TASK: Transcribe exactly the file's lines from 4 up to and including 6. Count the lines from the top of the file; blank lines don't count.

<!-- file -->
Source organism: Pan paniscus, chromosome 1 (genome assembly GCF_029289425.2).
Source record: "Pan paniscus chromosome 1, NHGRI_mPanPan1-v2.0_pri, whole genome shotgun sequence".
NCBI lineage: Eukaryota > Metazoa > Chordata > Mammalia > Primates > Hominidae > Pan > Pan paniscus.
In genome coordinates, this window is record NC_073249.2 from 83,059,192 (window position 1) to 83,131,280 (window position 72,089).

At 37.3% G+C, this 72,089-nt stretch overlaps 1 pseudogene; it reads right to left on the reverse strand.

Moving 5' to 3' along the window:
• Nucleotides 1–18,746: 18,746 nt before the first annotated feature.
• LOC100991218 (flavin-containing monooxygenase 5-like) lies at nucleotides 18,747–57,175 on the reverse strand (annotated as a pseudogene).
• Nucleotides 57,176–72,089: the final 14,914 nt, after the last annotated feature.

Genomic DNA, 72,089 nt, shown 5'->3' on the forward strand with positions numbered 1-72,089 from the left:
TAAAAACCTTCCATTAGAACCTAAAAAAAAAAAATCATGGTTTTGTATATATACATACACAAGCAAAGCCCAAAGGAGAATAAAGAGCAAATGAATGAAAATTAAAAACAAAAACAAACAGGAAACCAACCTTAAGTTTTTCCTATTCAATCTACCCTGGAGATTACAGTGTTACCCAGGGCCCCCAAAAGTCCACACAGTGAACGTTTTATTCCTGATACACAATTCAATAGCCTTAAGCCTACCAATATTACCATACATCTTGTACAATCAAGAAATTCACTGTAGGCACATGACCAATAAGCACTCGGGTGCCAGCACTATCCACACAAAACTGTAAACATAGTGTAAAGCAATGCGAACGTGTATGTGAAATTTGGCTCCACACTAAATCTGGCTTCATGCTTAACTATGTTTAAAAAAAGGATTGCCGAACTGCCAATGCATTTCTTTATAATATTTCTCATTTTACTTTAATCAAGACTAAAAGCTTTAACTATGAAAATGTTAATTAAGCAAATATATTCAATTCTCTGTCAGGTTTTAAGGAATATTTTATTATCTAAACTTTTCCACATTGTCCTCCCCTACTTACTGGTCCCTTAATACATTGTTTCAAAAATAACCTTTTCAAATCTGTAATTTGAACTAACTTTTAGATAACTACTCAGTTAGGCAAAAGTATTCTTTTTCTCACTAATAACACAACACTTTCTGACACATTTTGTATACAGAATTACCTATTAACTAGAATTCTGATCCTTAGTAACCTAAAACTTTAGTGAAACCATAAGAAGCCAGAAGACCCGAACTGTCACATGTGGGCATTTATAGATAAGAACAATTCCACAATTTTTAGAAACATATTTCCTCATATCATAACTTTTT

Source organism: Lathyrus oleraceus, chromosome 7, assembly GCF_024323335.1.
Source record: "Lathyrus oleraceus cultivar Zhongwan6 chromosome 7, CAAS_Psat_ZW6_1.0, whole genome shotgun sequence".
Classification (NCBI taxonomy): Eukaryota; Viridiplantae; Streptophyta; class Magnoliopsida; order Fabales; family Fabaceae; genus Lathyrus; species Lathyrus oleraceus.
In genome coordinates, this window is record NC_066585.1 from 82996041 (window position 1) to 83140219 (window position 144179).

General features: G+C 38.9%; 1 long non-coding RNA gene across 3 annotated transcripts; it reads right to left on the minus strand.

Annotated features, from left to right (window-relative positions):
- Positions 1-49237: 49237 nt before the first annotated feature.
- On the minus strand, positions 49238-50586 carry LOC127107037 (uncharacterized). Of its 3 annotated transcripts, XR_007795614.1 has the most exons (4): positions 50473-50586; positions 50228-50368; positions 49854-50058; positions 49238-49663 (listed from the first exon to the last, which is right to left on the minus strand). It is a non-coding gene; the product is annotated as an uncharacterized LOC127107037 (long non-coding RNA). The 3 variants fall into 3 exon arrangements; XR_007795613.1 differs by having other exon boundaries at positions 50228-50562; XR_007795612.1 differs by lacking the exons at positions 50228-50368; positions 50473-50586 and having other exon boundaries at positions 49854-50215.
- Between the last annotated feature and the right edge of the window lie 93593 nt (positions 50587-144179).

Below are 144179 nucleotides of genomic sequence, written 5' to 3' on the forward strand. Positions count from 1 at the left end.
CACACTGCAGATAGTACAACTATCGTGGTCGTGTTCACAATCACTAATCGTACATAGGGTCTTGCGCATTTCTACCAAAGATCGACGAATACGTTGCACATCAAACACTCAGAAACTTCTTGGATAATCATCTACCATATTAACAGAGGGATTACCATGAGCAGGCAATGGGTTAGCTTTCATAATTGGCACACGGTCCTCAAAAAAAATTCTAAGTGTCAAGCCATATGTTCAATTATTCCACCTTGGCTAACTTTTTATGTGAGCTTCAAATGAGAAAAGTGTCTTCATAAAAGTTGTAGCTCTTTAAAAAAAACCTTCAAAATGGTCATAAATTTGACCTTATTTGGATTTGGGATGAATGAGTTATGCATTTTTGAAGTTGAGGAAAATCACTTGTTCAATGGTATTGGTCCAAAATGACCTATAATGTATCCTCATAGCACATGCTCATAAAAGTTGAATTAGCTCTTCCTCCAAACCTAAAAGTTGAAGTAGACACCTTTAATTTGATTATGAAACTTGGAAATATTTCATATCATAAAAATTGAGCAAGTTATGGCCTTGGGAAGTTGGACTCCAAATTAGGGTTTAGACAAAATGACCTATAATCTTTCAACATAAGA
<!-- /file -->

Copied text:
In genome coordinates, this window is record NC_073249.2 from 83,059,192 (window position 1) to 83,131,280 (window position 72,089).

At 37.3% G+C, this 72,089-nt stretch overlaps 1 pseudogene; it reads right to left on the reverse strand.

Moving 5' to 3' along the window: